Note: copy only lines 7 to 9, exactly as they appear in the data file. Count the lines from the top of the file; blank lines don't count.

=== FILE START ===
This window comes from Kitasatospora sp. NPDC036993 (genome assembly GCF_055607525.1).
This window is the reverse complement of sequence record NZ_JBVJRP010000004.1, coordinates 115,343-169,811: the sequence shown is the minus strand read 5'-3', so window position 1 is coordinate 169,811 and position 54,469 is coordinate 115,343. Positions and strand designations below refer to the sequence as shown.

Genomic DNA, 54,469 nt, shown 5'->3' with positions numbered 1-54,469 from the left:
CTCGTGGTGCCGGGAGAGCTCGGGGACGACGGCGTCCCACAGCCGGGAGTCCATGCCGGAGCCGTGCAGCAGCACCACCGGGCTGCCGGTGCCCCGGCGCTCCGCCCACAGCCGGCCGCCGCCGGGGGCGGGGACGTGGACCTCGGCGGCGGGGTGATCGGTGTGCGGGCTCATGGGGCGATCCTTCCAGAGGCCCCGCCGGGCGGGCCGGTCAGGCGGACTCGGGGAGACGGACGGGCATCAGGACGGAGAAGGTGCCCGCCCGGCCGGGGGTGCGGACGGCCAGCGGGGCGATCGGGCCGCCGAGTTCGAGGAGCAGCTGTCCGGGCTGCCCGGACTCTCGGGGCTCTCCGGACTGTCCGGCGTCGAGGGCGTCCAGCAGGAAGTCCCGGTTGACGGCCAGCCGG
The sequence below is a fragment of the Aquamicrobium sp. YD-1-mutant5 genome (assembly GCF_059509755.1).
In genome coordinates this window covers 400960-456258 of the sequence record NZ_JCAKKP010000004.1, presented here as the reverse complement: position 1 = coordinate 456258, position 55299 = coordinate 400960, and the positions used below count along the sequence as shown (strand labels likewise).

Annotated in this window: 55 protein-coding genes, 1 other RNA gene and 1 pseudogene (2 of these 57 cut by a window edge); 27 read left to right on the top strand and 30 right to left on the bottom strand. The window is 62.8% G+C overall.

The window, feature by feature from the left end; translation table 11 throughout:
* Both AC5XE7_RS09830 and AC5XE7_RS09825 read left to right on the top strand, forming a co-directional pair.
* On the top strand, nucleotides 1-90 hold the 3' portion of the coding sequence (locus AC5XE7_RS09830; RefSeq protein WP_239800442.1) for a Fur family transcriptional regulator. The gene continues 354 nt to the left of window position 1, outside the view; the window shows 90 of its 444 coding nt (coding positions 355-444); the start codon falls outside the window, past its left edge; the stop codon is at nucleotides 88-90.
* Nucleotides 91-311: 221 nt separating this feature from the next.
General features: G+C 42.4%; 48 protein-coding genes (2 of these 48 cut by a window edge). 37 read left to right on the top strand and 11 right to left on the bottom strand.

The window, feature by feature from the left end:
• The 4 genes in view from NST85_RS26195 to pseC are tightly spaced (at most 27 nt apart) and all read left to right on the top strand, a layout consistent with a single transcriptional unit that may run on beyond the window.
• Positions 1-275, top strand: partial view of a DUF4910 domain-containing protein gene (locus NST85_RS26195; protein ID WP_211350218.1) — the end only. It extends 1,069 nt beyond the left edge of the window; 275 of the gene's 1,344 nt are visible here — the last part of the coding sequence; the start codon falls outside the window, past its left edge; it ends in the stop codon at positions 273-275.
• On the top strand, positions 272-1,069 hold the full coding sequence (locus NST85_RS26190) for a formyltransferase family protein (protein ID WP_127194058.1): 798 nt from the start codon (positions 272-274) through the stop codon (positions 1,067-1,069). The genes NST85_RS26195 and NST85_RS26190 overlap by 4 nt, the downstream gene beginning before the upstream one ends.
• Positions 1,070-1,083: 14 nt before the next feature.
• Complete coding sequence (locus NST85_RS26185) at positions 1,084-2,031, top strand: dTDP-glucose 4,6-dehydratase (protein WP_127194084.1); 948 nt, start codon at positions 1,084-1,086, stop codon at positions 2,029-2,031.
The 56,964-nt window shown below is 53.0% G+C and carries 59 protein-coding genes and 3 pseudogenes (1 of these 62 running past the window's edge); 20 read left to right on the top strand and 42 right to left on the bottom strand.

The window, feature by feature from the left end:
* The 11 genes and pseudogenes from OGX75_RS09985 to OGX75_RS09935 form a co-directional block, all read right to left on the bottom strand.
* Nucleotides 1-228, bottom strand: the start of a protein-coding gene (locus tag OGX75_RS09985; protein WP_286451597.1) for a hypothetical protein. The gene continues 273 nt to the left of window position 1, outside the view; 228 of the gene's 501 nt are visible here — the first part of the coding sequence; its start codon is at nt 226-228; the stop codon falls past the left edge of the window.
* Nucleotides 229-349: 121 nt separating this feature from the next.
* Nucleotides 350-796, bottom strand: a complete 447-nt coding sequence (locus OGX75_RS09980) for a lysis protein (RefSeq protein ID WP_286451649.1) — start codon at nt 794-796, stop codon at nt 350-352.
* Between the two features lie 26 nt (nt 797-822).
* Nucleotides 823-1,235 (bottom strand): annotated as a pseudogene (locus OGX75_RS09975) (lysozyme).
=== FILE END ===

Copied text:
Annotated in this window: 55 protein-coding genes, 1 other RNA gene and 1 pseudogene (2 of these 57 cut by a window edge); 27 read left to right on the top strand and 30 right to left on the bottom strand. The window is 62.8% G+C overall.

The window, feature by feature from the left end; translation table 11 throughout:
* Both AC5XE7_RS09830 and AC5XE7_RS09825 read left to right on the top strand, forming a co-directional pair.